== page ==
How We Hung In: Jessica Danger on Intuition, Storytelling, & Making Some %@!#ing Sandwiches

How We Hung In: Jessica Danger on Intuition, Storytelling, & Making Some %@!#ing Sandwiches

This is the first in a series of conversations with

wonderful everyday humans
talking about how they kept going.

Perseverance is a running theme in my novel, Jobs for Girls with Artistic Flairthe story of a young woman who aspires to become a tattoo artist in a 1980s, blue-collar town, when the field was overwhelmingly male—but it’s also one of my abiding interests in real life. “We can do hard things,” say the inspirational mug and t-shirt and boho tapestry. Okay, but practically, nuts-and-bolts—how? 

Meet Jessica Danger,

a human being who inspired me from the night we met five years ago in Vermont, bitter cold outside, talking about tattoos and writing while raising kids.

If you’ve survived a time of overwhelming responsibility,

I think you will identify with Jessica’s story. But the surprise treasure of this conversation, for me, was hearing how she is re-purposing—and even releasing—some of her survival strategies as she moves into another chapter of life.

(An asterisk to this story: In 2017, just two weeks after we first met, Jessica did a life-changing good deed for me. It felt minor to her, but I will never forget it, and we talk about it at the end of our interview, next week in Part 2. Jessica had so many gems to share that I had to split this interview into two parts.)

“I did all the things I wanted to do—just with a baby on my hip.”

Jessica at 18 with her firstborn son Tomas

Jessica Danger was 17 when she became pregnant with her first son. She’d always planned to go to college and become a writer; she did it anyway. “I’ve always been a goal-oriented person. I did all the things I’d wanted to do—just with a baby on my hip. He went to my classes with me; I waitressed and worked all these jobs and sometimes he’d come with me.”

Jessica at 41 with her son Tomas and grandson Marlowe

(Sidebar: Jessica’s son Tomas is now 24 and engaged, with an infant son of his own. Please someone write a book called Gorgeous Badass Grandmas and put her on the cover.)

In her son’s first few years of life, Jessica was carrying other responsibilities as well.

Jessica with her father and toddler son Tomas

All her life, her father had been an alcoholic, and as she turned the corner on adulthood, “given my role in the family, a lot of his care fell to me. I remember picking him up to take him to rehab, again, and having to unlatch my kid’s carseat to put my dad in the truck.” Their relationship fell apart in her early twenties.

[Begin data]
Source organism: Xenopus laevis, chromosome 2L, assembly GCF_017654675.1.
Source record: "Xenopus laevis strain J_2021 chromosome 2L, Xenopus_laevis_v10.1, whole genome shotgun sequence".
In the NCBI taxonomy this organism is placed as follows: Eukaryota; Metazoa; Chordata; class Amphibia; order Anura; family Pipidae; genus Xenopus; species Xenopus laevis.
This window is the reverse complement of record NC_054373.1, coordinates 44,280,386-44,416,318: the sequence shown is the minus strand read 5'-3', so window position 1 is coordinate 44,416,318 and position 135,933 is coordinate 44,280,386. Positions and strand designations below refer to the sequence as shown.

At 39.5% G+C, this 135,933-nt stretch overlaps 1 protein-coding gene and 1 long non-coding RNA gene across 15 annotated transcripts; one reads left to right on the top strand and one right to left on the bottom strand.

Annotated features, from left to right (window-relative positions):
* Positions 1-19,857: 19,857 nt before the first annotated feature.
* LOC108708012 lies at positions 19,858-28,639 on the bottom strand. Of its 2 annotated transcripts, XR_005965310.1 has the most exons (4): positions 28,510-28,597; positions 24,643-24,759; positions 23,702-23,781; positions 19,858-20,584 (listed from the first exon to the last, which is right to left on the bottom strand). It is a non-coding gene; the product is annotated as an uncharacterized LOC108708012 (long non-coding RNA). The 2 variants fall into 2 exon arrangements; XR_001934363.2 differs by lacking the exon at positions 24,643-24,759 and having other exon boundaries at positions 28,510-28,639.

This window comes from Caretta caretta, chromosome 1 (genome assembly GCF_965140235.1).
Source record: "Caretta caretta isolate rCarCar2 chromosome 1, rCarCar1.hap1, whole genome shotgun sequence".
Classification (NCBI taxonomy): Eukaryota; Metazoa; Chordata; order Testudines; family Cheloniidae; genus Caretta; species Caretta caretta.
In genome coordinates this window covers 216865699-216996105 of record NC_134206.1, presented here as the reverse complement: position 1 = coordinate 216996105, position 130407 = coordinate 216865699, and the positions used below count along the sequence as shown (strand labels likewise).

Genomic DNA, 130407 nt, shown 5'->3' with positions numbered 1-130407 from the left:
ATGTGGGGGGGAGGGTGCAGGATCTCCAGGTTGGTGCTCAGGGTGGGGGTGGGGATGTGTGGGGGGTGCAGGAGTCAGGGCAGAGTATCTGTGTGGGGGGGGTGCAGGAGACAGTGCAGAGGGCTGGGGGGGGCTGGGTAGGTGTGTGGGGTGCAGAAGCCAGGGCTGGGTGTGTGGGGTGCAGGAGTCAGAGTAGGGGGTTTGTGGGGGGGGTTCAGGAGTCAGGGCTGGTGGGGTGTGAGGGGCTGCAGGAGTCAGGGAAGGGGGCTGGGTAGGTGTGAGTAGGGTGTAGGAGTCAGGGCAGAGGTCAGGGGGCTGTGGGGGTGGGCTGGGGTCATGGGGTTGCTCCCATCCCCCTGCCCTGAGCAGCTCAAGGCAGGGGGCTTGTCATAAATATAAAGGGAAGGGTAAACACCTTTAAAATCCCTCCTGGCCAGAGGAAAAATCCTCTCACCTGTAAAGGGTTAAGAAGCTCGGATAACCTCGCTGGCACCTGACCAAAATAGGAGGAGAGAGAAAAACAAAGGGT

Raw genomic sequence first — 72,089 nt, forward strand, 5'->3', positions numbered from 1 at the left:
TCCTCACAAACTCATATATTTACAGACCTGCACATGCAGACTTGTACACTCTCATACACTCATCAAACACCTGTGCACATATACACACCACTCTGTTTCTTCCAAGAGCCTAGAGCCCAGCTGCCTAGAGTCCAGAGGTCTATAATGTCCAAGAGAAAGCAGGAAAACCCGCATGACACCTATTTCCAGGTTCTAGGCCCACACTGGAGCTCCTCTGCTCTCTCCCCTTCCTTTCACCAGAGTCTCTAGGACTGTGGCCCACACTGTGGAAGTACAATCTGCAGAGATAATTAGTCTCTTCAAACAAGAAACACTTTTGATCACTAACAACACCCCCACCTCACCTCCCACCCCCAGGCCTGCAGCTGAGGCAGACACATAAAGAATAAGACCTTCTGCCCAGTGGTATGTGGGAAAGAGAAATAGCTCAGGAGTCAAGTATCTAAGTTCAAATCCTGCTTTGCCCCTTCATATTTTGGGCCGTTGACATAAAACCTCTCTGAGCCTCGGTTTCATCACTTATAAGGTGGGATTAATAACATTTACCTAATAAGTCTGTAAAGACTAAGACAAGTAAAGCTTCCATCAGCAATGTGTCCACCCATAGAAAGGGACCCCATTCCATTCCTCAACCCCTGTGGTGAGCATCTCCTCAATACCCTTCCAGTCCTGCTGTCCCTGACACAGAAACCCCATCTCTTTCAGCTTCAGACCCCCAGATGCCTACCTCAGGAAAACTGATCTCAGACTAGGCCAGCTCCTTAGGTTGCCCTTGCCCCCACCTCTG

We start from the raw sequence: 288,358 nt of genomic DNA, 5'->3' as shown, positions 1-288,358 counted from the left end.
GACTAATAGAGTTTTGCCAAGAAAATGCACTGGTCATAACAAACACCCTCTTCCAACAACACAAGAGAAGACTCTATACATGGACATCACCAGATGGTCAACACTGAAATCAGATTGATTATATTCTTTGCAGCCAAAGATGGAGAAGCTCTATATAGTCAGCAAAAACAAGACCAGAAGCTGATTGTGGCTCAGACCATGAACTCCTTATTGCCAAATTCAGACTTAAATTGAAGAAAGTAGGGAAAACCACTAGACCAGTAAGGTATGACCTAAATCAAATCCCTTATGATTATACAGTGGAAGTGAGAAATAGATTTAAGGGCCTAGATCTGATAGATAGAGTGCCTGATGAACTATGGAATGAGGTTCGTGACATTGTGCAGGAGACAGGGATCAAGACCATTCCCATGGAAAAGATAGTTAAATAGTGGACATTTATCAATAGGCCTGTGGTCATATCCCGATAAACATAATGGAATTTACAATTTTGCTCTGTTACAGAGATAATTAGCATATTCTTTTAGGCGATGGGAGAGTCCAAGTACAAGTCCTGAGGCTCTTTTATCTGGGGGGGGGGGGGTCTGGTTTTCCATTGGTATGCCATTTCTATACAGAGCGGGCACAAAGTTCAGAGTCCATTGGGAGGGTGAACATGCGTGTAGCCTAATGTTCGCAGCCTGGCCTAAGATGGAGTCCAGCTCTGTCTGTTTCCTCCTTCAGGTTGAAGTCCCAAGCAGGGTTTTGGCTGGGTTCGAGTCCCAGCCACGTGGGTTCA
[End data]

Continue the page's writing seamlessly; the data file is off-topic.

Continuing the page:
Jessica’s sons Tomas, Elliott, and Oliver

Jessica went on to finish her Associate’s degree, then her Bachelor’s, then her Master’s. She raised her son as a single mom until he was eight years old, then married and had two more children. She ran small businesses with her then-husband, including music and tattoo conventions, all the while teaching at the college level and working side jobs.

Late night schoolwork while holding her infant son

In sum: This is already a story of perseverance, but one of the most difficult years of Jessica’s life came in her early thirties. After a decade of estrangement from her father, she learned he was dying of advanced liver disease, and took on the role of his primary caregiver.

“The only way I knew how to approach the world was through storytelling.”

Jessica’s dad in his youth

Jessica: When he got sick, there wasn’t just the business of attending to him; there was also the business of addressing how I’d forfeited a decade with my father who was now dying. My marriage was falling apart; I was already living separately from my husband. And although I’m an active member of AA now, in active recovery now, I myself was still actively drinking then. Nothing was even close to easy.

Even as a kid, the only way I knew how to approach the world is through stories and storytelling. That’s what I did to get me through that time in my life: I wrote. I didn’t realize I was writing a memoir when I was still taking care of him; I was just writing to myself about my dad.